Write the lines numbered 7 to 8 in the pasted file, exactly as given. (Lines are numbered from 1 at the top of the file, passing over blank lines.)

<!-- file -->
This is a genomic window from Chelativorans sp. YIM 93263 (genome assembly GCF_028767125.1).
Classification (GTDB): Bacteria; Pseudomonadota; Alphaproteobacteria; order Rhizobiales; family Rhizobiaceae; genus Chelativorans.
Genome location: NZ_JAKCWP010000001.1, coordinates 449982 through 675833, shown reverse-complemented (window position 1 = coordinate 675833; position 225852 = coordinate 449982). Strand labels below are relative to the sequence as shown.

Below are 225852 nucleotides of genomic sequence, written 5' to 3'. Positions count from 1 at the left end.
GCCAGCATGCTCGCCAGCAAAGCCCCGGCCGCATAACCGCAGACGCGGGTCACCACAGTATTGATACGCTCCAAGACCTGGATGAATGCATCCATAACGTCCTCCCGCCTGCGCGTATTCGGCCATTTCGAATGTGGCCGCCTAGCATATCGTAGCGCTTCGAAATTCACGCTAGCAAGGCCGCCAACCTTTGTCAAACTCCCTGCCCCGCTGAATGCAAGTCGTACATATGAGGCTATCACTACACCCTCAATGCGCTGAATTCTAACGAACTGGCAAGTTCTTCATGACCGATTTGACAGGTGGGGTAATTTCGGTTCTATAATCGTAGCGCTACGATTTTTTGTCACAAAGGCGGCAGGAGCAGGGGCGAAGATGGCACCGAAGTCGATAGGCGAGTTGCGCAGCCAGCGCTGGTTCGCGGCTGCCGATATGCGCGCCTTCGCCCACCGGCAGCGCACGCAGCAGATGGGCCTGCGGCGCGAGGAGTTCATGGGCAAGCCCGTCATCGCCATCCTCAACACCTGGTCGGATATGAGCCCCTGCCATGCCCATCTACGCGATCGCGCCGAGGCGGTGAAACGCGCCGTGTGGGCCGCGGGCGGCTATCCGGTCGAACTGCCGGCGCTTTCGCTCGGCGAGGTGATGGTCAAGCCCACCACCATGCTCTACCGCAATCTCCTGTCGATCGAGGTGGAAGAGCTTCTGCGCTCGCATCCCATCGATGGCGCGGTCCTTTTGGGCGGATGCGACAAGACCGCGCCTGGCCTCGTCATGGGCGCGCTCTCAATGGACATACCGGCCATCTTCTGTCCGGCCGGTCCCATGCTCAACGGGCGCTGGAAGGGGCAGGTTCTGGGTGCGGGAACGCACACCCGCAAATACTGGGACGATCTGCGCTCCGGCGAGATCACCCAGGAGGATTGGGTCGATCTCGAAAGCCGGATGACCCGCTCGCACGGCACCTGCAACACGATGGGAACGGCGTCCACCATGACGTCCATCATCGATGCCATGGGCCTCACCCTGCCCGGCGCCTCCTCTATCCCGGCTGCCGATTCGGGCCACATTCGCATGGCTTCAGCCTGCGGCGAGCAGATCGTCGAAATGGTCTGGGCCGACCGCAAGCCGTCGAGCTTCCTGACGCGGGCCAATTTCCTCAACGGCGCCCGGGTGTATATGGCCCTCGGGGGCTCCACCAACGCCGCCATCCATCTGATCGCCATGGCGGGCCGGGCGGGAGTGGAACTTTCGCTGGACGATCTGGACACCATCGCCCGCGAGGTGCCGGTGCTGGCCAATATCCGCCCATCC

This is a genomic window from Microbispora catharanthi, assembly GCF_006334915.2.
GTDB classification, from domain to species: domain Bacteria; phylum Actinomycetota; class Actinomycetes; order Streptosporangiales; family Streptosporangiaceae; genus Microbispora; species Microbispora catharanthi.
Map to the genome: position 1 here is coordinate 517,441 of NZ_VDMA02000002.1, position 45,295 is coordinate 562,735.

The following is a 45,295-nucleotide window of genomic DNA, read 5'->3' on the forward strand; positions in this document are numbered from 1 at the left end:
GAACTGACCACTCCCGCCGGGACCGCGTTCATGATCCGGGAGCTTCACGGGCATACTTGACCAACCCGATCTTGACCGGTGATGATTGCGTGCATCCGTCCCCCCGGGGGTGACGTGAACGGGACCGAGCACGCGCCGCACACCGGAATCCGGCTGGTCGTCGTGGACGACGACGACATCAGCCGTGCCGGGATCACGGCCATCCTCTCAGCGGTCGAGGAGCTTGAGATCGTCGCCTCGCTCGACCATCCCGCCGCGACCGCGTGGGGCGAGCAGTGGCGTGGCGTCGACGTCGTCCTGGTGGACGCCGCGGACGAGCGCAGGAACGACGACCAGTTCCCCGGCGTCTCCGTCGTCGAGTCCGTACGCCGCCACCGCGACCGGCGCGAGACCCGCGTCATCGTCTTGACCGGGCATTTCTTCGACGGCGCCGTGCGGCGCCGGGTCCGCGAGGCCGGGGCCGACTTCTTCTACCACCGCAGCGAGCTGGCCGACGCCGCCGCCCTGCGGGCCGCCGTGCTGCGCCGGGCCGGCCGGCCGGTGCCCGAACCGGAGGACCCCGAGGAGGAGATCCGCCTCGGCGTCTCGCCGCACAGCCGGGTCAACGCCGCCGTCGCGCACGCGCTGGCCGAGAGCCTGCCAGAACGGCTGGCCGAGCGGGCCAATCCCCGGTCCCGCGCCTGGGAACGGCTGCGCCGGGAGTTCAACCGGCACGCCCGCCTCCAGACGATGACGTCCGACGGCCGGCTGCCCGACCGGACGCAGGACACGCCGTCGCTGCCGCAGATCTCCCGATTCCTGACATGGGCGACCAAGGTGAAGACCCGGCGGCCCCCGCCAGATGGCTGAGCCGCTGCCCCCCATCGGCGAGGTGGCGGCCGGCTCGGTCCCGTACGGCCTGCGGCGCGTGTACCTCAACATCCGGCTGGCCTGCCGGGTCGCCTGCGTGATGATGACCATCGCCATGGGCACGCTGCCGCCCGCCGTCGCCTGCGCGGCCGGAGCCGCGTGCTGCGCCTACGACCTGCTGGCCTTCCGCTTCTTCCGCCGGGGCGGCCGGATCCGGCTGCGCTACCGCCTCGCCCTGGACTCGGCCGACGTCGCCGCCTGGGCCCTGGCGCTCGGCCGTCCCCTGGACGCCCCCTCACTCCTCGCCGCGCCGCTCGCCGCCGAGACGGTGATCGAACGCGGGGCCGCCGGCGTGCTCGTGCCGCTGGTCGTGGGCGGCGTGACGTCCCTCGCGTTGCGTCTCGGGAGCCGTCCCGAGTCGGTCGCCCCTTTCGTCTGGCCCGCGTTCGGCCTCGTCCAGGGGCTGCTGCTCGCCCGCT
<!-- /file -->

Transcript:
GTDB classification, from domain to species: domain Bacteria; phylum Actinomycetota; class Actinomycetes; order Streptosporangiales; family Streptosporangiaceae; genus Microbispora; species Microbispora catharanthi.
Map to the genome: position 1 here is coordinate 517,441 of NZ_VDMA02000002.1, position 45,295 is coordinate 562,735.